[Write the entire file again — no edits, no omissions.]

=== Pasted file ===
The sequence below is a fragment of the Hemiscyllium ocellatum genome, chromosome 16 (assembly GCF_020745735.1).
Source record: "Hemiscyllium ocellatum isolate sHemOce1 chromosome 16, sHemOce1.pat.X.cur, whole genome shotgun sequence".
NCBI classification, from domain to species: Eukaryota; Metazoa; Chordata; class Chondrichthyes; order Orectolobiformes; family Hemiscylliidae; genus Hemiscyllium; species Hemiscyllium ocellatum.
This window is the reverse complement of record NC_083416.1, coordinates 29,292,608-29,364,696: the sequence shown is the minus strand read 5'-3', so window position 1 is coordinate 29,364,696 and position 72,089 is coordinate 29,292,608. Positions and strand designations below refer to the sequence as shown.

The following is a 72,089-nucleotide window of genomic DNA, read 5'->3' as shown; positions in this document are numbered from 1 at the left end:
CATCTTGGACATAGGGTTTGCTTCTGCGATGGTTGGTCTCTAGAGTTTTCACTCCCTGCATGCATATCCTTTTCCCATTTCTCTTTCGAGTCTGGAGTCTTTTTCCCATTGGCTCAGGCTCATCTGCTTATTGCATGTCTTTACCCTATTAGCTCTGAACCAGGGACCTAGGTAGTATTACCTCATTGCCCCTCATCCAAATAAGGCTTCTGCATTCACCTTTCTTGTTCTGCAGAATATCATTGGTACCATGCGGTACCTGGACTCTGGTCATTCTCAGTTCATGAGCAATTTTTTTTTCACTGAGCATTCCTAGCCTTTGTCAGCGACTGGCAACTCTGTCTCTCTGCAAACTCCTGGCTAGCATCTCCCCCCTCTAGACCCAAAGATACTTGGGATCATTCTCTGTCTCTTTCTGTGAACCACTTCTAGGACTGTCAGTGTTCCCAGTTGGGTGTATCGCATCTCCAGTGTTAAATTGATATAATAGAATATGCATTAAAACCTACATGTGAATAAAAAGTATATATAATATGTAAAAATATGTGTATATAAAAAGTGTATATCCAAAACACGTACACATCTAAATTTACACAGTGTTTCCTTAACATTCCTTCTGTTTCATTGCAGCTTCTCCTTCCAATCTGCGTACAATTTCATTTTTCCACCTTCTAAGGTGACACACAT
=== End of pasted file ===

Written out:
The sequence below is a fragment of the Hemiscyllium ocellatum genome, chromosome 16 (assembly GCF_020745735.1).
Source record: "Hemiscyllium ocellatum isolate sHemOce1 chromosome 16, sHemOce1.pat.X.cur, whole genome shotgun sequence".
NCBI classification, from domain to species: Eukaryota; Metazoa; Chordata; class Chondrichthyes; order Orectolobiformes; family Hemiscylliidae; genus Hemiscyllium; species Hemiscyllium ocellatum.
This window is the reverse complement of record NC_083416.1, coordinates 29,292,608-29,364,696: the sequence shown is the minus strand read 5'-3', so window position 1 is coordinate 29,364,696 and position 72,089 is coordinate 29,292,608. Positions and strand designations below refer to the sequence as shown.

The following is a 72,089-nucleotide window of genomic DNA, read 5'->3' as shown; positions in this document are numbered from 1 at the left end:
CATCTTGGACATAGGGTTTGCTTCTGCGATGGTTGGTCTCTAGAGTTTTCACTCCCTGCATGCATATCCTTTTCCCATTTCTCTTTCGAGTCTGGAGTCTTTTTCCCATTGGCTCAGGCTCATCTGCTTATTGCATGTCTTTACCCTATTAGCTCTGAACCAGGGACCTAGGTAGTATTACCTCATTGCCCCTCATCCAAATAAGGCTTCTGCATTCACCTTTCTTGTTCTGCAGAATATCATTGGTACCATGCGGTACCTGGACTCTGGTCATTCTCAGTTCATGAGCAATTTTTTTTTCACTGAGCATTCCTAGCCTTTGTCAGCGACTGGCAACTCTGTCTCTCTGCAAACTCCTGGCTAGCATCTCCCCCCTCTAGACCCAAAGATACTTGGGATCATTCTCTGTCTCTTTCTGTGAACCACTTCTAGGACTGTCAGTGTTCCCAGTTGGGTGTATCGCATCTCCAGTGTTAAATTGATATAATAGAATATGCATTAAAACCTACATGTGAATAAAAAGTATATATAATATGTAAAAATATGTGTATATAAAAAGTGTATATCCAAAACACGTACACATCTAAATTTACACAGTGTTTCCTTAACATTCCTTCTGTTTCATTGCAGCTTCTCCTTCCAATCTGCGTACAATTTCATTTTTCCACCTTCTAAGGTGACACACAT